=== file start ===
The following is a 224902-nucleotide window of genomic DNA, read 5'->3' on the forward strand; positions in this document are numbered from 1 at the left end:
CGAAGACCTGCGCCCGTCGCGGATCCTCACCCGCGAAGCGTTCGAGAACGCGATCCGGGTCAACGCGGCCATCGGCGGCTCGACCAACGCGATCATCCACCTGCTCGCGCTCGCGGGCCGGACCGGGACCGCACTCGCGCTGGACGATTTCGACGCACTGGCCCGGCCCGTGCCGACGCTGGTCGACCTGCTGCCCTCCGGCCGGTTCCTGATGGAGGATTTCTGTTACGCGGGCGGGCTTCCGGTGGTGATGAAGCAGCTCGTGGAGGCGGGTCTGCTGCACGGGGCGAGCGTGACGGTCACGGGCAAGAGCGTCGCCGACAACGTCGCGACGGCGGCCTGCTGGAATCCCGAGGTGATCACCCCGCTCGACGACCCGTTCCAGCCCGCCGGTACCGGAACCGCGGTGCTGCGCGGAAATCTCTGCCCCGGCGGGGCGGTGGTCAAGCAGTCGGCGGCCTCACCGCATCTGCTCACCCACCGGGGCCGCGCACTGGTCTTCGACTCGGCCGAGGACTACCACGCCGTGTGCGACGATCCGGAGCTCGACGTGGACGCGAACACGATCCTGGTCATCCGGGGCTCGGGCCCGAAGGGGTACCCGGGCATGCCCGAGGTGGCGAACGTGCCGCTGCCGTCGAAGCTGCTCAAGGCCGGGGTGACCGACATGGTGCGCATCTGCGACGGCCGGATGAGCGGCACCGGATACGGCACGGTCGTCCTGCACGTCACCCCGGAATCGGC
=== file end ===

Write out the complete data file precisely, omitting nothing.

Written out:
The following is a 224902-nucleotide window of genomic DNA, read 5'->3' on the forward strand; positions in this document are numbered from 1 at the left end:
CGAAGACCTGCGCCCGTCGCGGATCCTCACCCGCGAAGCGTTCGAGAACGCGATCCGGGTCAACGCGGCCATCGGCGGCTCGACCAACGCGATCATCCACCTGCTCGCGCTCGCGGGCCGGACCGGGACCGCACTCGCGCTGGACGATTTCGACGCACTGGCCCGGCCCGTGCCGACGCTGGTCGACCTGCTGCCCTCCGGCCGGTTCCTGATGGAGGATTTCTGTTACGCGGGCGGGCTTCCGGTGGTGATGAAGCAGCTCGTGGAGGCGGGTCTGCTGCACGGGGCGAGCGTGACGGTCACGGGCAAGAGCGTCGCCGACAACGTCGCGACGGCGGCCTGCTGGAATCCCGAGGTGATCACCCCGCTCGACGACCCGTTCCAGCCCGCCGGTACCGGAACCGCGGTGCTGCGCGGAAATCTCTGCCCCGGCGGGGCGGTGGTCAAGCAGTCGGCGGCCTCACCGCATCTGCTCACCCACCGGGGCCGCGCACTGGTCTTCGACTCGGCCGAGGACTACCACGCCGTGTGCGACGATCCGGAGCTCGACGTGGACGCGAACACGATCCTGGTCATCCGGGGCTCGGGCCCGAAGGGGTACCCGGGCATGCCCGAGGTGGCGAACGTGCCGCTGCCGTCGAAGCTGCTCAAGGCCGGGGTGACCGACATGGTGCGCATCTGCGACGGCCGGATGAGCGGCACCGGATACGGCACGGTCGTCCTGCACGTCACCCCGGAATCGGC